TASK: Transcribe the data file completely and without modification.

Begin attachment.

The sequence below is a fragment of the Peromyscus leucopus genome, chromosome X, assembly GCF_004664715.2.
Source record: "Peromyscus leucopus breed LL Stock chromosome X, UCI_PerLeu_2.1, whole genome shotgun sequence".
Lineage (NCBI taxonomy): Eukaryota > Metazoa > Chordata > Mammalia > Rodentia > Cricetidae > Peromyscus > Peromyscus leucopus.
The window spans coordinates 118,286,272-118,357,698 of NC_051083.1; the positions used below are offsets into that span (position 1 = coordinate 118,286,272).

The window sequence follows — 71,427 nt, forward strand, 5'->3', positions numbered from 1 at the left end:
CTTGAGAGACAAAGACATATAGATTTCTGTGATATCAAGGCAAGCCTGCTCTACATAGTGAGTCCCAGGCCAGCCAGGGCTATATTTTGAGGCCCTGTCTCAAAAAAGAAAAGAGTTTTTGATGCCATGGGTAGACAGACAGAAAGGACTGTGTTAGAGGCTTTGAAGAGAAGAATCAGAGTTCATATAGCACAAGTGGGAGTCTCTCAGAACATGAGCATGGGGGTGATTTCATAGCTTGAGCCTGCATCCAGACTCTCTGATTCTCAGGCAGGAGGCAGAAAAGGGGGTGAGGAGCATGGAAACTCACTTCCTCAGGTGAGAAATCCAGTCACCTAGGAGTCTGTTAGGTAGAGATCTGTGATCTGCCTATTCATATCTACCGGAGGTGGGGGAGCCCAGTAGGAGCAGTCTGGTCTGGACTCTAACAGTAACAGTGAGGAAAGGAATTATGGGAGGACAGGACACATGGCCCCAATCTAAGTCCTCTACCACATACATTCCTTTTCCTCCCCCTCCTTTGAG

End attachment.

The sequence below is a fragment of the Peromyscus leucopus genome, chromosome X, assembly GCF_004664715.2.
Source record: "Peromyscus leucopus breed LL Stock chromosome X, UCI_PerLeu_2.1, whole genome shotgun sequence".
Lineage (NCBI taxonomy): Eukaryota > Metazoa > Chordata > Mammalia > Rodentia > Cricetidae > Peromyscus > Peromyscus leucopus.
The window spans coordinates 118,286,272-118,357,698 of NC_051083.1; the positions used below are offsets into that span (position 1 = coordinate 118,286,272).

The window sequence follows — 71,427 nt, forward strand, 5'->3', positions numbered from 1 at the left end:
CTTGAGAGACAAAGACATATAGATTTCTGTGATATCAAGGCAAGCCTGCTCTACATAGTGAGTCCCAGGCCAGCCAGGGCTATATTTTGAGGCCCTGTCTCAAAAAAGAAAAGAGTTTTTGATGCCATGGGTAGACAGACAGAAAGGACTGTGTTAGAGGCTTTGAAGAGAAGAATCAGAGTTCATATAGCACAAGTGGGAGTCTCTCAGAACATGAGCATGGGGGTGATTTCATAGCTTGAGCCTGCATCCAGACTCTCTGATTCTCAGGCAGGAGGCAGAAAAGGGGGTGAGGAGCATGGAAACTCACTTCCTCAGGTGAGAAATCCAGTCACCTAGGAGTCTGTTAGGTAGAGATCTGTGATCTGCCTATTCATATCTACCGGAGGTGGGGGAGCCCAGTAGGAGCAGTCTGGTCTGGACTCTAACAGTAACAGTGAGGAAAGGAATTATGGGAGGACAGGACACATGGCCCCAATCTAAGTCCTCTACCACATACATTCCTTTTCCTCCCCCTCCTTTGAG